- The Washington Times - Monday, June 12, 2000

There are those who really, really want to be the leader of the Free World.

Along with Al Gore and George W. Bush, another 217 hopefuls have officially declared their candidacies for president with the Federal Election Commission, for better or worse, come hell or high water.

They've dutifully filled out FEC Form No. 2 Statement of Candidacy and sent it off, left with the heady sensation that they are, well, running.

"There are those who want to run for president," said Kelly Huff of the FEC. "And this is what they do."

Vera Watts of Lansing, Mich., is in the race, along with George Reid of Pinnacle, N.C., and Caesar Saint Augustine of Malibu, Calif., who represents the "Get Even with the State" party.

Jack Lee Murphy of Santa Fe, Texas, Martin McNally, who resides in the U.S. Penitentiary in Marion, Ill., and Billy Joe Clegg of the Biloxi-based Foundation for Drug Annihilation and Save America Progressive Party are also in the mix.

All told, there are 219 candidates on record with the FEC.

"That figure is fairly typical," said Miss Huff. "We usually get 200 to 300 applications each presidential election year for those who decide, for whatever reason, they want to run. They fill in the form; there's no fee, no nothing. That's it."

The names are all right there on a 24-page, alphabetical list called "All Individuals Who have Filed Statements of Candidacy and/or Organization 2000 Presidential Campaign."

Would-be candidates don't have to register with the agency until they have raised $5,000 in campaign funds.

"They send in the form anyway," Miss Huff notes. "Many don't understand that the next step is getting their name on the ballot in every state through petitions. That's where the weeding out starts."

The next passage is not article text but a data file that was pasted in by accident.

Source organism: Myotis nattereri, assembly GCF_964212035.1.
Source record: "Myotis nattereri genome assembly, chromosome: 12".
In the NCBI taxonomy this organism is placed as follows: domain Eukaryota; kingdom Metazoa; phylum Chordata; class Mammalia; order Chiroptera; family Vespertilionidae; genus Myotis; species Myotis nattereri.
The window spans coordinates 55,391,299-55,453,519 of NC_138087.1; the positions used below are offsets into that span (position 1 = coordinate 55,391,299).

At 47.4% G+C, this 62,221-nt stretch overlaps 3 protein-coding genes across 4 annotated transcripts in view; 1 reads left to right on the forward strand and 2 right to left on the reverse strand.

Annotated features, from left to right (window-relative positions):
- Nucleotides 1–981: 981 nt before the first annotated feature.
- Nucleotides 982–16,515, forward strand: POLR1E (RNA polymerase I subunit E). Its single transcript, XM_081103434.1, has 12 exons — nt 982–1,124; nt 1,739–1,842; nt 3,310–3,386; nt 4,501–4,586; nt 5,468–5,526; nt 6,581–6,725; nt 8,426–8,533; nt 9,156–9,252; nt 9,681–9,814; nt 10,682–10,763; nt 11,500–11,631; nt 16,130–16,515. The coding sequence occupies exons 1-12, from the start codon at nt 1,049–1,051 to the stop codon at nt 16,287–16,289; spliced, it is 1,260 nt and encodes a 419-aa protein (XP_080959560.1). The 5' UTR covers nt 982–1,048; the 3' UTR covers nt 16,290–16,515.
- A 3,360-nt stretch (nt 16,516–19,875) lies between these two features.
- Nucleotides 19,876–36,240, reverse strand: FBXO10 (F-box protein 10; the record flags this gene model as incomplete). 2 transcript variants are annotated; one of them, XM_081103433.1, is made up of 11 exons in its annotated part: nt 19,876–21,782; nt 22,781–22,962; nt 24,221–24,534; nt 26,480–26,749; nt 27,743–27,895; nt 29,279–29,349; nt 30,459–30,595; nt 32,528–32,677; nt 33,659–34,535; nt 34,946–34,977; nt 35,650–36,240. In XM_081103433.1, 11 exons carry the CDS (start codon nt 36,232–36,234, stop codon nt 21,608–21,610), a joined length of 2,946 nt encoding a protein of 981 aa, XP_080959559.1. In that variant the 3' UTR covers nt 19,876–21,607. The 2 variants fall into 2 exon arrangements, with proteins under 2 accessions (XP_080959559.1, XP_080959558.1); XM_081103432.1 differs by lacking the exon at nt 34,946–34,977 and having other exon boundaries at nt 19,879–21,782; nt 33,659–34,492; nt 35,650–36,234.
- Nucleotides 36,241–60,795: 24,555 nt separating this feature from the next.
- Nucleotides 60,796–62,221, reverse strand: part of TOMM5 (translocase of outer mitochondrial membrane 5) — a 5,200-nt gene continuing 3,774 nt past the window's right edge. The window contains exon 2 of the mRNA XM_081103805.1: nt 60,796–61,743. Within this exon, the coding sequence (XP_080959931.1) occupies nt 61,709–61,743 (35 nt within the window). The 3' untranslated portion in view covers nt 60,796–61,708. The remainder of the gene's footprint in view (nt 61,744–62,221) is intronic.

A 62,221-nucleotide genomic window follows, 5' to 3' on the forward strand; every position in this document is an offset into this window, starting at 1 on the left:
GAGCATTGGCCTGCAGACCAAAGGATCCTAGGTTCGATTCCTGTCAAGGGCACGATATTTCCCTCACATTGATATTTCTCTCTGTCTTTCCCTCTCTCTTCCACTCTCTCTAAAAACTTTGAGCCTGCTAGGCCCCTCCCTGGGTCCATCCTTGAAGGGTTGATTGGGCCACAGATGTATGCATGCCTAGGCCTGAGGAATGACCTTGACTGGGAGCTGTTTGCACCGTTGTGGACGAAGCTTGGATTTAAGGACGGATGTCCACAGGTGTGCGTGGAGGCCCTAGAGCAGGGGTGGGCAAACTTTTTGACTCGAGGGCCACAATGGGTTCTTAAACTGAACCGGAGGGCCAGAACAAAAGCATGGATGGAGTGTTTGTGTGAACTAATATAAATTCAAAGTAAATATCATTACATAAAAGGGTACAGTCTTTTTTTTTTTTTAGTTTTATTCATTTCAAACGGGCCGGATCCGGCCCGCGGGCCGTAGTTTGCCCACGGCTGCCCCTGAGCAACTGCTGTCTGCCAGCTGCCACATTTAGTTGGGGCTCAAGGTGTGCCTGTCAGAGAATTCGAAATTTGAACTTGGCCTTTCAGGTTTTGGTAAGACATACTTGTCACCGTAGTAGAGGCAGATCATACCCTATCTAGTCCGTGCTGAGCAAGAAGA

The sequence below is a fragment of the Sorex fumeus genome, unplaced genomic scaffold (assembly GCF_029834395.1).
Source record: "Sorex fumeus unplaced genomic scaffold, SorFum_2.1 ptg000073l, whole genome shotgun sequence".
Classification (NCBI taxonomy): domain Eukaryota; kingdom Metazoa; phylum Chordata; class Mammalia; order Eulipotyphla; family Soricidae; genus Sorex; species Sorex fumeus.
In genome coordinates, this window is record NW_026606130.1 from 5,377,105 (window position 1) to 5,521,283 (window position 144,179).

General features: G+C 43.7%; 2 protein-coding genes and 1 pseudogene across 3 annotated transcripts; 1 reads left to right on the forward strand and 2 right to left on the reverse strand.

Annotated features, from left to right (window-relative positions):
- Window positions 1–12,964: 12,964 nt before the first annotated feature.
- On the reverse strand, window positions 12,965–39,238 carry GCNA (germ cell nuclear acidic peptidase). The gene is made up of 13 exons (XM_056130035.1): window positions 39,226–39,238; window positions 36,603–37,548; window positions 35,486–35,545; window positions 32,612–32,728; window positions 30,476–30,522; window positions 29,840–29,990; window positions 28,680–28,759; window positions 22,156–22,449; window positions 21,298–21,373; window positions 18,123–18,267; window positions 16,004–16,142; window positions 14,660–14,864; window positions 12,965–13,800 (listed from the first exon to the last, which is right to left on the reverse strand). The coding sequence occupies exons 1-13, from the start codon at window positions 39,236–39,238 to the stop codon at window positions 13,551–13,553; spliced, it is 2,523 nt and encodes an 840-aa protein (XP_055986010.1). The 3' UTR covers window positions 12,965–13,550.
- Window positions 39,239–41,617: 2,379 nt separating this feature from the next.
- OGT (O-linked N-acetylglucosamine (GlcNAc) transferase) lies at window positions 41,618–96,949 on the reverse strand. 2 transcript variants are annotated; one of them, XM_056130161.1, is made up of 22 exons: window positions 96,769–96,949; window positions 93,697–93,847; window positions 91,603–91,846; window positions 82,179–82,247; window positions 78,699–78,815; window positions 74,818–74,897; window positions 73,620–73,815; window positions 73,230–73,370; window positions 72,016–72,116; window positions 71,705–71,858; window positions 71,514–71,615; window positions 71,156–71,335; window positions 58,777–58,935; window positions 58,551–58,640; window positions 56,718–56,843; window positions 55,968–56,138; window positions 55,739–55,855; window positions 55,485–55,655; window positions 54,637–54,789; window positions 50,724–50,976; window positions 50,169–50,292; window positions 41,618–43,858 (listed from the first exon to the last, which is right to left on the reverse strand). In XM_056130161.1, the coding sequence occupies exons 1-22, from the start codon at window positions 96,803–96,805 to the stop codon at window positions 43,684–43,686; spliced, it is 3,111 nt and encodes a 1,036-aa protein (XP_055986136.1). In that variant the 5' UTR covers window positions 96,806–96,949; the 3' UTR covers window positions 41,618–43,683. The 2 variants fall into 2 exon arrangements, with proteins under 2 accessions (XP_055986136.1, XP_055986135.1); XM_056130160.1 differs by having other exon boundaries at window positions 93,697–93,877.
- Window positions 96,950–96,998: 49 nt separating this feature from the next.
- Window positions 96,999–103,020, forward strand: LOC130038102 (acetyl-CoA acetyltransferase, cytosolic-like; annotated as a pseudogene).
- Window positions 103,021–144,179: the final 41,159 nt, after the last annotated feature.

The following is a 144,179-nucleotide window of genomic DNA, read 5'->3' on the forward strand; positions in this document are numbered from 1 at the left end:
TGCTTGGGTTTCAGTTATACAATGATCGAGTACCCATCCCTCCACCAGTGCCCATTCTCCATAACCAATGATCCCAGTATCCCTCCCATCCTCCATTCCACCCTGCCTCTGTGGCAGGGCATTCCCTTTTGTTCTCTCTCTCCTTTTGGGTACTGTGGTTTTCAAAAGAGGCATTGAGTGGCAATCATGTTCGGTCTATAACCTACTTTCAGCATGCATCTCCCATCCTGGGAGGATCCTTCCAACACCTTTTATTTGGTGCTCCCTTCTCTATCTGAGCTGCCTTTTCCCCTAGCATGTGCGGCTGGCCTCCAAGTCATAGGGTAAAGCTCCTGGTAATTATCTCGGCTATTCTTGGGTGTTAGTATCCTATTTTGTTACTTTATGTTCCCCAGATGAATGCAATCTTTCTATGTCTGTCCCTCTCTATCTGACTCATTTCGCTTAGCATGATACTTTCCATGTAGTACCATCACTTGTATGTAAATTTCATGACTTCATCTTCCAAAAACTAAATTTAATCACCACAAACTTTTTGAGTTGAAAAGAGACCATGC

There are 29 hopefuls from California, 24 from Virginia and 10 out of Texas. Nine of the candidates hail from North Carolina, six from New Hampshire and five from Oregon. Others come from New Mexico, Michigan, South Dakota and Alabama, among other spots.

Beyond the FEC, there's a vast crop of candidates who didn't send in an application but declared their intent nevertheless. Most bloomed for a short time in the political landscape, then opted out.

When Gary Bauer withdrew from the race in February, 14 other GOP candidates also left, according to the Politics I Web site (www.lobbyforme.com), a political resource that includes 72 persons on its list of GOP candidates for president.

Forty-nine Democrats were also in the running alongside Mr. Gore. To date, all but five are still active, according to the list.

Then there are the true independents, representing groups like the New Direction Party, the Priorities Party, the Veterans Industrial Party and the Socialist Equality Party, to name just a few.

New Yorker Thomas Bentley of the Progressive Bull Moose Party is now running for president for the fifth time while the Light Party's Da Vid, a California physician/ ecologist/artist, is in for his second try.

Lightist ideology combines "Republican, Democratic, Libertarian and Green Parties," he said, "to create a new reality with health, peace and freedom for all."

Beyond the pale, there are also candidates whom a determined and often imaginative few would like to see in the White House.

Spaceman Darth Vader is running, along with Theodore Roosevelt, Abraham Lincoln and Bingo the Dog all supported in one fashion or another through Web sites, occasional hoaxed and printed parody.

Mr. Lincoln's supporters note that their candidate has hired political consultant Dick Morris for advice, paying him "two heifers and some kindlin' wood."

Mark Twain is also running.

At his official Internet site (www.twain2000.com), there are all the usual polls, campaign news, endorsements and other trimmings. Mr. Twain is confident, supporters say, that he is fit to run, and has come clean with his sins.

"The rumor that I buried a dead aunt under my grape vine was correct," the waggish group quote their candidate as saying. "The vine needed fertilizing, my aunt had to be buried and I dedicated her to this higher purpose. Does that unfit me for the presidency?"

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